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Help reduce waste during recycling week

National Recycling Week
Bundaberg Regional Council Waste and recycling portfolio spokesperson Cr Tanya McLoughlin is encouraging residents to recycle right. Photo: file

Community members are being encouraged to remember what goes around, comes around as part of Planet Ark’s National Recycling Week.

National Recycling Week kicks off on 13 November and runs until 19 November.

Bundaberg Regional Council and Planet Ark are reminding locals that much of what is currently sent to landfill is actually valuable material that could be reused, repurposed or recycled as part of National Recycling Week 2023.

This year’s theme, ‘What Goes Around, Comes Around', is all about providing simple and actionable tips that enable locals to keep those valuable materials in circulation, whether at home, work or school.

Addressing food waste and ensuring packaging is correctly recycled therefore forms a major component of this year’s National Recycling Week resources and activities.

Waste and Recycling portfolio spokesperson Cr Tanya McLoughlin said Council was getting involved by providing an opportunity for residents to learn simple methods of reducing their environmental footprint.

Cr Mcloughlin said during October and November a local Food Organics and Garden Organics (FOGO) trial was rolled out to about 1300 households to help reduce unnecessary waste going to landfill.

She said residents in the Svensson Heights and Avenell Heights were currently undertaking the trial which would significantly reduce the amount of local waste.

“Household food organics and garden organics (FOGO) accounts for about 57% of the waste being sent to landfill through the Bundaberg Region’s kerbside bin collection,” Cr McLoughlin said.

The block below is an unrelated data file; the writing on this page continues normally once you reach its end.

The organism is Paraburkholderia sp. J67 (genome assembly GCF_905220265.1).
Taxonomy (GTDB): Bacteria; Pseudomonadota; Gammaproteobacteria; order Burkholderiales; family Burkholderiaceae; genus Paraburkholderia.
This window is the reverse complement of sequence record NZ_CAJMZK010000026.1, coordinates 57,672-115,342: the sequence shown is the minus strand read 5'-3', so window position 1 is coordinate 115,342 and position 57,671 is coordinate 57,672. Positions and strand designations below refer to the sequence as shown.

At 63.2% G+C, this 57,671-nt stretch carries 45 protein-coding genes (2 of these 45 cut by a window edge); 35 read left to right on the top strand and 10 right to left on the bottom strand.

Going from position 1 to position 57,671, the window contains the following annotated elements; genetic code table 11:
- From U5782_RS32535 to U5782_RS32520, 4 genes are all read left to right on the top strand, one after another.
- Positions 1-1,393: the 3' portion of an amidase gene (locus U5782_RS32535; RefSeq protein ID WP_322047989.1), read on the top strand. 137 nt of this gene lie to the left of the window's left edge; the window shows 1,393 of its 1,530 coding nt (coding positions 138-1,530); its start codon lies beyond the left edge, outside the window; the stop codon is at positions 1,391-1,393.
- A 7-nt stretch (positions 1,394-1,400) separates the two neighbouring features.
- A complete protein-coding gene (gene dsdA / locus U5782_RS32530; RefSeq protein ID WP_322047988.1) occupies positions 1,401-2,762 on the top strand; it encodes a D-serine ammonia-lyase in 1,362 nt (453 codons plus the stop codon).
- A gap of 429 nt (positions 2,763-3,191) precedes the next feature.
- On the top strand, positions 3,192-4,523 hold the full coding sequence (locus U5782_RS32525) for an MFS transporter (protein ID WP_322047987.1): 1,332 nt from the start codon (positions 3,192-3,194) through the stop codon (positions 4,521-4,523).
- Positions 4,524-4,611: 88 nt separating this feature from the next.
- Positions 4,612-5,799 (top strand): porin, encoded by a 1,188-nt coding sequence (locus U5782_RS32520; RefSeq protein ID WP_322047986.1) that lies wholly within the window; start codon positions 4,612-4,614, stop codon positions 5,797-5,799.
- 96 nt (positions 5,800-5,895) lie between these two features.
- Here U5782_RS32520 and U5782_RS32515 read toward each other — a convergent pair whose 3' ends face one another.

“That’s 17,000 tonnes of food scraps and green waste going to landfill every year.

“During Planet Ark’s National Recycling Week it’s important to remember our everyday food scraps and lawn clippings can be repurposed and turned into nutrient-rich compost.

“When these materials end up in landfill it contributes to the production of the harmful greenhouse gas, methane which is made by rotting food scraps and garden materials.”

In the 2022-23 financial year Bundaberg Region community members prevented almost 7000 tonnes of waste from going to landfill by recycling the following amounts:

  • Paper and cardboard – 4500 tonne
  • Pet 1 plastics – 120 tonne
  • Milk bottles -= 130 tonne
  • Shrink wrap – 100 tonne
  • Mixed plastics – 100 tonne
  • Ag drums – 100 tonne
  • Wheelie bins – 20 tonne
  • Fertilizer bags – 20 tonne
  • Glass –  1300 tonne
  • Al cans – 50 tonne
  • Tin cans – 160 tonne
  • Scrap steel – 220 tonnes
    Total: 6820 tonnes

National Recycling Week first launched in 1996

Last year, Planet Ark research revealed Australian households were potentially sending nearly 2.5 million tonnes of unnecessary waste to landfill.

It revealed an estimated 9 – 18% (441,000 tonnes conservatively) of all material sent to landfill by households is likely recyclable, while a massive 41 – 52% (2,000,900 tonnes conservatively) could be composted at home or organic processing facilities.

Planet Ark CEO Rebecca Gilling said National Recycling Week was founded in 1996 as an opportunity for Australians to take waste and recycling into their own hands by improving their recycling knowledge and building better recycling habits.

“This year Planet Ark is asking Australians to pause and think about what they are currently sending to landfill and ask whether it is waste after all,” Rebecca said.

“We have come a long way since National Recycling Week was established in 1996, but there is still more we could be doing to ensure valuable resources don’t end up wasted in landfill, especially when it comes to food waste and recycling our packaging.”

Planet Ark has a number of tools and tips to enable community groups, councils, households and workplaces to get involved and start reducing waste in the National Recycling Week Resource Hub.

To learn more or get involved in National Recycling Week, click here.

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